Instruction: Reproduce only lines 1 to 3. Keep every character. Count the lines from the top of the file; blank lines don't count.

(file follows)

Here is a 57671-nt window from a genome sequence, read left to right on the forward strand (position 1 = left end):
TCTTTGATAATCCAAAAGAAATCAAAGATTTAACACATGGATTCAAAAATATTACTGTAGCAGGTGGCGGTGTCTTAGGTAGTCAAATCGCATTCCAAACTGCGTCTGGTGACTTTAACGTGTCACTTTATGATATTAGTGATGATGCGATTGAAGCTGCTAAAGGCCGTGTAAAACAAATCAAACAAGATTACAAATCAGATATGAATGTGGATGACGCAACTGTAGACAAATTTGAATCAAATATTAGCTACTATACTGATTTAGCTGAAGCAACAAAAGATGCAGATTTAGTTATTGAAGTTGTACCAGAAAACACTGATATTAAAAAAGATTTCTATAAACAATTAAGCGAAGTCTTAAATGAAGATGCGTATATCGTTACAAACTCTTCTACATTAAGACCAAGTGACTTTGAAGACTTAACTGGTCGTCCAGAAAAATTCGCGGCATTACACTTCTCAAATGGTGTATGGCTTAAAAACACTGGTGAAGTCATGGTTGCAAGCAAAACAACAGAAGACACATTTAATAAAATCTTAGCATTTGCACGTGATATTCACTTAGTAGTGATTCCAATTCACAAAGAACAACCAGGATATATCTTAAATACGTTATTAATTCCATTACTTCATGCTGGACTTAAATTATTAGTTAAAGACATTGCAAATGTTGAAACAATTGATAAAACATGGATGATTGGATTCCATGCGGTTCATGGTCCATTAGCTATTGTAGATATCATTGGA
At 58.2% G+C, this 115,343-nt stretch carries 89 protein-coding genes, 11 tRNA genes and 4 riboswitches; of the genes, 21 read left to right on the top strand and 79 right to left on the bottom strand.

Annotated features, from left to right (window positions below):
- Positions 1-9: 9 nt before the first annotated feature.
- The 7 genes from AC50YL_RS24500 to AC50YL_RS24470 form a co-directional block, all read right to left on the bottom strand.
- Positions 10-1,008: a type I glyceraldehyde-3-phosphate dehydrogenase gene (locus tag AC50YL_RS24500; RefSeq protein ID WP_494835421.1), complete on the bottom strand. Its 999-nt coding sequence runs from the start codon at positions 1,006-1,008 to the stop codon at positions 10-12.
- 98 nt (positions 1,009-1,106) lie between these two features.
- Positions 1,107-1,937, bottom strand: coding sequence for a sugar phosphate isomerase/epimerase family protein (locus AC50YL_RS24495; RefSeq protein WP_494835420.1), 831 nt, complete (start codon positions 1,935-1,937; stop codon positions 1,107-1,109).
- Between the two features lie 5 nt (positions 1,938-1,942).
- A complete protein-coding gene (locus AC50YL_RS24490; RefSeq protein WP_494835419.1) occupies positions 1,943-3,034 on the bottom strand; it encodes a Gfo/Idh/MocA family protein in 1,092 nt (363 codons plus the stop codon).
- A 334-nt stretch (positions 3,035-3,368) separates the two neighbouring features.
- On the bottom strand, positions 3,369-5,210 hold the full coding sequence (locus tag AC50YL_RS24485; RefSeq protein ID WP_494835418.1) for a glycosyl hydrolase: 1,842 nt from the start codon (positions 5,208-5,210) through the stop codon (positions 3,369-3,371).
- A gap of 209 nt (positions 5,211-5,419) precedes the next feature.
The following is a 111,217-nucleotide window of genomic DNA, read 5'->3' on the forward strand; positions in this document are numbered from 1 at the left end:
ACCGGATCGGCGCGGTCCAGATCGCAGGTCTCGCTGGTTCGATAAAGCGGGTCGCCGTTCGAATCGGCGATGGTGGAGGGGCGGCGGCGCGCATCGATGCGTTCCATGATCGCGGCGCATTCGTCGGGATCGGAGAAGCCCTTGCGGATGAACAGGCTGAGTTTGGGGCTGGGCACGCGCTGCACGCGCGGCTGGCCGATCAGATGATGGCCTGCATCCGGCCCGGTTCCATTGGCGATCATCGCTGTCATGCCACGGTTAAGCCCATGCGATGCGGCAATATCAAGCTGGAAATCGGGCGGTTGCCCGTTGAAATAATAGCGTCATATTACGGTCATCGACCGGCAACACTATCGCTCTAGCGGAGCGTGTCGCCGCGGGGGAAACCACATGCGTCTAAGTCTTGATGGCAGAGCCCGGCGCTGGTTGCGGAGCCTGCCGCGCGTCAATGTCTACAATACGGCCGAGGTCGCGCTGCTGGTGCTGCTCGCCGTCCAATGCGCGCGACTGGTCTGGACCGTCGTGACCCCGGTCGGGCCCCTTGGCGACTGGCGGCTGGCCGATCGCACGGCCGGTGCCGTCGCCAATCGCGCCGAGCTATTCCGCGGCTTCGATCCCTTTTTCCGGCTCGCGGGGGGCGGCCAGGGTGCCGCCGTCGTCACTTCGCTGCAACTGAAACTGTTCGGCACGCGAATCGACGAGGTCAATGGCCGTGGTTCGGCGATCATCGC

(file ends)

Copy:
Here is a 57671-nt window from a genome sequence, read left to right on the forward strand (position 1 = left end):
TCTTTGATAATCCAAAAGAAATCAAAGATTTAACACATGGATTCAAAAATATTACTGTAGCAGGTGGCGGTGTCTTAGGTAGTCAAATCGCATTCCAAACTGCGTCTGGTGACTTTAACGTGTCACTTTATGATATTAGTGATGATGCGATTGAAGCTGCTAAAGGCCGTGTAAAACAAATCAAACAAGATTACAAATCAGATATGAATGTGGATGACGCAACTGTAGACAAATTTGAATCAAATATTAGCTACTATACTGATTTAGCTGAAGCAACAAAAGATGCAGATTTAGTTATTGAAGTTGTACCAGAAAACACTGATATTAAAAAAGATTTCTATAAACAATTAAGCGAAGTCTTAAATGAAGATGCGTATATCGTTACAAACTCTTCTACATTAAGACCAAGTGACTTTGAAGACTTAACTGGTCGTCCAGAAAAATTCGCGGCATTACACTTCTCAAATGGTGTATGGCTTAAAAACACTGGTGAAGTCATGGTTGCAAGCAAAACAACAGAAGACACATTTAATAAAATCTTAGCATTTGCACGTGATATTCACTTAGTAGTGATTCCAATTCACAAAGAACAACCAGGATATATCTTAAATACGTTATTAATTCCATTACTTCATGCTGGACTTAAATTATTAGTTAAAGACATTGCAAATGTTGAAACAATTGATAAAACATGGATGATTGGATTCCATGCGGTTCATGGTCCATTAGCTATTGTAGATATCATTGGA
At 58.2% G+C, this 115,343-nt stretch carries 89 protein-coding genes, 11 tRNA genes and 4 riboswitches; of the genes, 21 read left to right on the top strand and 79 right to left on the bottom strand.